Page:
Multiclass classification is a machine learning task where the output can belong to more than two classes.

In other words, it can sort data into multiple categories.

For example, a piece of fruit can be classified as an ‘apple’, ‘banana’, or ‘cherry’. Or, a car can be classified as ‘sedan’, ‘SUV’, or ’truck’.

Just like binary classification, we can use a variety of algorithms to classify the data points into these multiple categories.

These algorithms include logistic regression, decision trees, random forest, support vector machines, and gradient boosting algorithms like XGBoost.

XGBoost, short for eXtreme Gradient Boosting, is a popular machine learning algorithm in the field of structured or tabular data.

In the next sections, we’ll dive into how to use XGBoost for multiclass classification in Python.

We’ll use the Red Wine dataset. It contains 11 features that describe the chemical properties of different wines and a quality score, that goes from 3 to 8, for each.

Let’s get started!

Installing XGBoost In Python

Before we can start using XGBoost, we need to install it.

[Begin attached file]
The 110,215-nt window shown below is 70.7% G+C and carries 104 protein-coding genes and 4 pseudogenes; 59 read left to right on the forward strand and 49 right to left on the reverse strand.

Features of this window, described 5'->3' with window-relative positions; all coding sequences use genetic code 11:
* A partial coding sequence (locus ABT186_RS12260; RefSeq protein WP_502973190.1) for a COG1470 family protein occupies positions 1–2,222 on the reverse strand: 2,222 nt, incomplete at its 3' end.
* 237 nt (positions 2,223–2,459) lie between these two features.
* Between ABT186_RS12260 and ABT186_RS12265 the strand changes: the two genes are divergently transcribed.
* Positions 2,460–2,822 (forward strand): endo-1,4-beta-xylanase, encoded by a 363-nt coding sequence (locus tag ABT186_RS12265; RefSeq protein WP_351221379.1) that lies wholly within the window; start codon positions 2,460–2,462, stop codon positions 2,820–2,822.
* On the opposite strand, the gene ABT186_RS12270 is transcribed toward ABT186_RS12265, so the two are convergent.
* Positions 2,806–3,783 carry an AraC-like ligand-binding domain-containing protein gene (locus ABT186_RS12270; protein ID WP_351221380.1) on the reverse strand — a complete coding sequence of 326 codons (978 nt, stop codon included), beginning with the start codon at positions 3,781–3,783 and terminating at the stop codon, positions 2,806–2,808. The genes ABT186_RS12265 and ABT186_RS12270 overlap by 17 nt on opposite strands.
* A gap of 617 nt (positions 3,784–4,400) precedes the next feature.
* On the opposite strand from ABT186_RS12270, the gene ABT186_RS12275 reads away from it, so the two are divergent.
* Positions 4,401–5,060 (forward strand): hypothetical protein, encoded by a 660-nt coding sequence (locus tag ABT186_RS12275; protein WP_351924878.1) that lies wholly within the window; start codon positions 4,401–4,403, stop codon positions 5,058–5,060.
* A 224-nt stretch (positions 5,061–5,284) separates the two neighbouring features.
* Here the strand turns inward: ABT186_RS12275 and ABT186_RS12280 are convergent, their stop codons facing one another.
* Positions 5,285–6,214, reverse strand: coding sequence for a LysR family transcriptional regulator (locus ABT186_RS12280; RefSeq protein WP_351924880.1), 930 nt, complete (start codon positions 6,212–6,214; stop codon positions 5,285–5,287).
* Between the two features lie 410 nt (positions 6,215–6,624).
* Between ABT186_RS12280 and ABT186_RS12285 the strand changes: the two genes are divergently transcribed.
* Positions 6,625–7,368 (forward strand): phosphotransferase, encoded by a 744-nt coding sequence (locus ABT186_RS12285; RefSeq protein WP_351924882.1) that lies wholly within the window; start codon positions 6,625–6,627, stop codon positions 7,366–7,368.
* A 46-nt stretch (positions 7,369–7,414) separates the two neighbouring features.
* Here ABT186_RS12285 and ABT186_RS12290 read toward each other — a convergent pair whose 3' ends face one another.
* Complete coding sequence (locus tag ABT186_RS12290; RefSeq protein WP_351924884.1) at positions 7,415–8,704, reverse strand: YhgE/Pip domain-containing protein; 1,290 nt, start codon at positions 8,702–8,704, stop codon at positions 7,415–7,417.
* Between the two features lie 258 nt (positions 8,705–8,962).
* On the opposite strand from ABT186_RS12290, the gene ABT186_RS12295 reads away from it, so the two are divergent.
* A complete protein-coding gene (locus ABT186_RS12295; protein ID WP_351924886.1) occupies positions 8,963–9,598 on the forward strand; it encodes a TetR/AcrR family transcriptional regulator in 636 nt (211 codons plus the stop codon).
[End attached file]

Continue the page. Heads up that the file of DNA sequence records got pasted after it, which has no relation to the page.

XGBoost can be installed using pip, which is a package manager for Python.

To install it, you can use the following command in your terminal:

pip install xgboost

If you are using a Jupyter notebook, you can run this command in a code cell by prefixing it with an exclamation mark:

!pip install xgboost

You can do it using conda and mamba too:

conda install -c conda-forge xgboost
mamba install -c conda-forge xgboost

After running this command, XGBoost should be installed and ready to use.

You can check if it’s installed correctly by importing it in your Python script:

import xgboost as xgb

If this command runs without any errors, congratulations! You have successfully installed XGBoost.

Now, let’s move on to the next section where we will discuss the loss functions for multiclass classification.

Objective (Loss) Functions For Multiclass Classification

In machine learning, the objective function, also known as the loss function, is used to measure the difference between the predicted and actual outcomes.

It guides the model on the path it has to take during training to reach the optimal solution.

Sometimes it’s the same as the evaluation metric, but it doesn’t have to be.

For multiclass classification, XGBoost provides two objective functions:


When you use multi:softmax, you’re telling the algorithm that there are more than two classes to sort the data into.

When using the scikit-learn API (like we will do here), you don’t need to specify the number of classes as an argument, but you must ensure that your classes start from 0 and go up to the number of classes minus 1.

This will be clearer in the code example below.

This objective function only outputs the class with the highest probability, instead of the probability of each class.